How riders pay for fares is more than a matter of convenience. It can transform a commute.
Time-based fares and free transfers — staples of MTA service — were only made possible by the advent of the MetroCard. Now, as the MTA plans to phase in a new tap-based fare system, advocates want to make sure the authority brings similar game-changing ideas along with the new technology.
“Just the introduction of something like an unlimited card opened up the city. That made it possible for somebody basically to pay a flat fare and know they can go as far as they want, as many times as they wanted to, and that really opens up the opportunity,” said Nick Sifuentes, the executive director of Tri-State Transportation Campaign. “I think we have a similar situation here in what we can potentially be doing with the new fare payment.”
Sifuentes has co-authored a joint report with the advocacy group TransitCenter to be published Wednesday, titled “A New Way to Ride,” that calls for the MTA to begin discussing new fare payment policy as it prepares new tech.
The 14-page report also serves as a succinct summary of proposed policy recommendations. It focuses on several fundamental changes advocates believe the MTA should begin discussing in advance of the phase out, including all-door bus boarding, “fare capping” and new data collection to improve commutes. The new technology will also offer “far more reliable” data than what the MTA currently gleans from MetroCards, such as more exact estimates of riders on buses or in subway stations, the report details. The MTA could then pass that information on to riders in real time to help them decide to wait for the next bus or walk further to a different subway station, according to the report.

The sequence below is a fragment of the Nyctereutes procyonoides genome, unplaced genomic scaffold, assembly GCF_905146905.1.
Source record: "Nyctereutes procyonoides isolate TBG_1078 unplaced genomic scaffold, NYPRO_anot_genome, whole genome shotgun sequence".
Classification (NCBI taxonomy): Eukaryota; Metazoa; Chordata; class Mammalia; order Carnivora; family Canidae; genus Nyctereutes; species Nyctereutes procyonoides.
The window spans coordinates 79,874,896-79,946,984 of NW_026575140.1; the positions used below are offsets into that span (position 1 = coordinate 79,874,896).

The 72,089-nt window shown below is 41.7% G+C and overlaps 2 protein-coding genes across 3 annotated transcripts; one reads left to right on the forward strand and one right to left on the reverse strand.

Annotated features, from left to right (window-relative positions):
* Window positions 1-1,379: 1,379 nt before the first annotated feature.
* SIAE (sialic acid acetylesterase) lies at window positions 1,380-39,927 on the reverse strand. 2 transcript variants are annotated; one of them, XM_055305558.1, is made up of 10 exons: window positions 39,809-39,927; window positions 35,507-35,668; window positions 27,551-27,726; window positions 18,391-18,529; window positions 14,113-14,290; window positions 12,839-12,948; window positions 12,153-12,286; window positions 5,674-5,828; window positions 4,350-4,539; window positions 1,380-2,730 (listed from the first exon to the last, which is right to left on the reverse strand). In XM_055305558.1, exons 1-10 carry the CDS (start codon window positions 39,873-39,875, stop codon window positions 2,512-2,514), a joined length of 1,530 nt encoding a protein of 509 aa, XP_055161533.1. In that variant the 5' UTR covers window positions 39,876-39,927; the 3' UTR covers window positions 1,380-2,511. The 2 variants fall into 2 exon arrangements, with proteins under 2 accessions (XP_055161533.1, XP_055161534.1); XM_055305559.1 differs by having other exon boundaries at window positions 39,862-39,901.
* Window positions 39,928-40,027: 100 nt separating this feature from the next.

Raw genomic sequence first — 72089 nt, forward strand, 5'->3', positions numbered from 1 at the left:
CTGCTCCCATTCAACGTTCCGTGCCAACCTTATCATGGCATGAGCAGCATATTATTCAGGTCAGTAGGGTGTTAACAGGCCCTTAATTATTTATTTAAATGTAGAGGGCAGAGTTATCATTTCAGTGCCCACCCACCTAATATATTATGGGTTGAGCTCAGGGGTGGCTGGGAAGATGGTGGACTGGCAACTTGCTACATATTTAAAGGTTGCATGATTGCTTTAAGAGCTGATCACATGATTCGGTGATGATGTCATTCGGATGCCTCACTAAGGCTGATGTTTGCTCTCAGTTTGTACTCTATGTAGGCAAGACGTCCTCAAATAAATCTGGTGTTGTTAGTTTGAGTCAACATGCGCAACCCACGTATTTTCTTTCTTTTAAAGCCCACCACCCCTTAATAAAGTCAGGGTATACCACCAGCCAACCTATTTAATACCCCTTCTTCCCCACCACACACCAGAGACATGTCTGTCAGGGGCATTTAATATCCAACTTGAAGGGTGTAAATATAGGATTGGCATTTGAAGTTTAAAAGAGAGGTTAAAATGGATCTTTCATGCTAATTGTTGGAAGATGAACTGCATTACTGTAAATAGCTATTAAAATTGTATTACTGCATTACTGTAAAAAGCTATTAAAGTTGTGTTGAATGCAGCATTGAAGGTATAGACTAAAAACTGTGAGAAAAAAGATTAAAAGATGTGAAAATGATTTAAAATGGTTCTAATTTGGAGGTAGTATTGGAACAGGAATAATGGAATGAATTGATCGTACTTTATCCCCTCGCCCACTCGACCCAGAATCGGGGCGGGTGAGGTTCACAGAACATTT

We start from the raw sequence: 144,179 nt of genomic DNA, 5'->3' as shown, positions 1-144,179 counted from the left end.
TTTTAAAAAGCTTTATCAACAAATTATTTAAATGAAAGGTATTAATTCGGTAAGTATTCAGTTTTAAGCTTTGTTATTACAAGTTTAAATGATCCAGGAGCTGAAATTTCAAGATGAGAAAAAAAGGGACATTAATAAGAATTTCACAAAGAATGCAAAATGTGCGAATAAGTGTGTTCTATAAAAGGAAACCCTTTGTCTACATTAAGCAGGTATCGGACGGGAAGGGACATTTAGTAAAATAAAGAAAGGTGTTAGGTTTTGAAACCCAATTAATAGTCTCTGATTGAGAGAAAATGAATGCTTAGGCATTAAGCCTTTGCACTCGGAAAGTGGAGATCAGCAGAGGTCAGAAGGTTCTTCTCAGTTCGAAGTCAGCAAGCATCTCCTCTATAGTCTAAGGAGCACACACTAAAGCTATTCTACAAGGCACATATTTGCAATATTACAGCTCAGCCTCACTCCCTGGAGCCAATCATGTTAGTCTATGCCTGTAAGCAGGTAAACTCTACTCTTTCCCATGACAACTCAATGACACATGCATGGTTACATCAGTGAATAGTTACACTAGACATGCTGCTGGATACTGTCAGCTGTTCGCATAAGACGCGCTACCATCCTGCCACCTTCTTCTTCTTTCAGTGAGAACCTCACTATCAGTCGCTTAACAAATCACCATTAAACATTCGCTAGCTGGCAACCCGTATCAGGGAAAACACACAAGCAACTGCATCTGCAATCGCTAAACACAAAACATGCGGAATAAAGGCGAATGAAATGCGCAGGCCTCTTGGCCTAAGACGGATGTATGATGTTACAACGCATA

“The new technology opens up a lot of new policies that can make transit faster, more convenient and really fairer for the people who rely on the MTA every day,” said Colin Wright, an advocacy associate at TransitCenter and another author of the report. “It’s important for the MTA board to start thinking about these policies now while the technology is under development so they’re not implemented in a piecemeal way.”
The slow rollout of the new technology will begin in the spring of 2019, with bank cards and smartphone payments made available at 500 station turnstiles and 600 buses. The system will be available citywide by September 2020.
The MetroCard, meanwhile, won’t be going anywhere during the process. The magnetic-strip card is, however, expected to be completely phased out by 2023.
Moving away from the MetroCard means the MTA will have an opportunity to smoothly introduce all-door boarding to all bus routes. Wright believes this is the biggest way the new tech can aid in bailing out unreliable bus service.
Fare-capping could similarly help riders’ wallets. A frequent criticism of the current MetroCard system is that only those wealthy enough to afford the single-purchase $121 monthly pass benefit from such savings. Low-income commuters have no choice but to pay the more costly per-ride option. The contactless system could change all that.
The technology can cap fares once riders reach unlimited weekly or monthly spending. So riders’ payment stops, or is “capped,” if they pay enough single-ride fares to reach the equivalent of the cost of an unlimited pass.
Jon Weinstein, a spokesman for the MTA, said the authority “looks forward” to reading the report.
“We are excited to introduce 21st-century fare payment technology to the MTA, which is a critical step towards truly modernizing our system and improving the customer experience,” Weinstein said in a statement. “President [Andy] Byford is developing a comprehensive bus improvement strategy and as we said at the time NFPS was approved last fall, All-Door Boarding is a concept we’re very supportive of.”